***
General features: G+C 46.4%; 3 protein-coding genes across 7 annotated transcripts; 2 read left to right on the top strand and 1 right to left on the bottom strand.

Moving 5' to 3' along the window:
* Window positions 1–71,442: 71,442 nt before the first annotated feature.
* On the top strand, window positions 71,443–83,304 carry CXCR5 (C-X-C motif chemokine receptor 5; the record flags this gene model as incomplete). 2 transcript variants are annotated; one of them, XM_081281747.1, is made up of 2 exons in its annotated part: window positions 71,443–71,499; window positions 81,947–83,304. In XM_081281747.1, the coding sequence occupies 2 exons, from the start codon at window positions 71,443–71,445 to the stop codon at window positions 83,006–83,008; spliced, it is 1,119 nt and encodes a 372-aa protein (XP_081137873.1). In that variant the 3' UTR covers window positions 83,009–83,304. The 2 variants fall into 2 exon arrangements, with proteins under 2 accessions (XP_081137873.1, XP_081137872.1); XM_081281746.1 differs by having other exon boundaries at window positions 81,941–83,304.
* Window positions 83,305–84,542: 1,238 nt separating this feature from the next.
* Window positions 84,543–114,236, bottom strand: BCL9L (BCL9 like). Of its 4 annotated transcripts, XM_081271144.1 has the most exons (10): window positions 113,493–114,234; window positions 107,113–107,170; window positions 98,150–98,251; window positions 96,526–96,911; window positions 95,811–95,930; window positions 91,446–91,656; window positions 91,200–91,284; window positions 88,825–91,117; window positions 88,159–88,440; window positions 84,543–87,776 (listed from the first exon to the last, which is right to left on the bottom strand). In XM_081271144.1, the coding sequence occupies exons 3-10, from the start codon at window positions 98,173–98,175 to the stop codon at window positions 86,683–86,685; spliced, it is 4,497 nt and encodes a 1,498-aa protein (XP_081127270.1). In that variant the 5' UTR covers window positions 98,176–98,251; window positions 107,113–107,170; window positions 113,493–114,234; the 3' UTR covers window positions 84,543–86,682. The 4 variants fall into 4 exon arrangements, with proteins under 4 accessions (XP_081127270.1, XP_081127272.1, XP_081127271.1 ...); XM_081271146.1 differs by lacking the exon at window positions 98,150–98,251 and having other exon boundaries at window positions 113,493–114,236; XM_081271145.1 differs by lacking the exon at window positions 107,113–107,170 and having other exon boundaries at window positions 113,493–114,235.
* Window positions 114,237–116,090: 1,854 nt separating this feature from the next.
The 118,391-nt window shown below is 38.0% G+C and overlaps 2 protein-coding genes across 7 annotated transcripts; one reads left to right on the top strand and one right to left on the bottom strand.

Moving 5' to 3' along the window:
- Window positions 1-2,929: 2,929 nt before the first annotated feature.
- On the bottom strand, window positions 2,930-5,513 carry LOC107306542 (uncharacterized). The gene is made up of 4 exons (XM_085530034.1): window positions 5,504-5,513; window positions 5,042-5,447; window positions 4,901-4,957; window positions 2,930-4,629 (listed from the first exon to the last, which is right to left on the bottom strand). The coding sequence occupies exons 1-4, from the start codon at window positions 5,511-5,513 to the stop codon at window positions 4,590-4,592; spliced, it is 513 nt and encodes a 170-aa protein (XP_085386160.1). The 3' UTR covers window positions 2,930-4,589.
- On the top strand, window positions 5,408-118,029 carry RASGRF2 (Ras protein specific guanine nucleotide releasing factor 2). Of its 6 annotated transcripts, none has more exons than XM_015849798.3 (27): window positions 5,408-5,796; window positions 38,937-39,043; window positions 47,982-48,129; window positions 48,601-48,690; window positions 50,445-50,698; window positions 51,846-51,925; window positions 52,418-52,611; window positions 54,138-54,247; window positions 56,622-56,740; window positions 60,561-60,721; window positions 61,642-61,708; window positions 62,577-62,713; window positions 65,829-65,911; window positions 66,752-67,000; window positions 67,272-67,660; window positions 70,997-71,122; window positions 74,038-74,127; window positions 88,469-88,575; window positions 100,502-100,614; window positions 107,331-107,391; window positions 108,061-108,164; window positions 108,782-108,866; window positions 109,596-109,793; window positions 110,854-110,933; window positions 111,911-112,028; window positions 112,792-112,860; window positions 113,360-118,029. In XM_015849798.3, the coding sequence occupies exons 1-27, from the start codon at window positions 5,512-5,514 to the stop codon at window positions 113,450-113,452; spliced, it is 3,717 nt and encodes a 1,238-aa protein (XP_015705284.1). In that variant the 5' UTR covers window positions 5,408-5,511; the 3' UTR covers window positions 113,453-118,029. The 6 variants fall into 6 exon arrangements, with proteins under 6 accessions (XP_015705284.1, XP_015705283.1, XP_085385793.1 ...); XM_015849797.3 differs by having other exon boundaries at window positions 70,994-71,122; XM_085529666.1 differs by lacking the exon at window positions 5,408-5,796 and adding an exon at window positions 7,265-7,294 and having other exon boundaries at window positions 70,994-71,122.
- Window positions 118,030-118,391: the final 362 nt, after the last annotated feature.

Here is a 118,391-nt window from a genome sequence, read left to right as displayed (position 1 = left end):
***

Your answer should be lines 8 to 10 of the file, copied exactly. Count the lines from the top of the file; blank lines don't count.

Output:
The 118,391-nt window shown below is 38.0% G+C and overlaps 2 protein-coding genes across 7 annotated transcripts; one reads left to right on the top strand and one right to left on the bottom strand.

Moving 5' to 3' along the window:
- Window positions 1-2,929: 2,929 nt before the first annotated feature.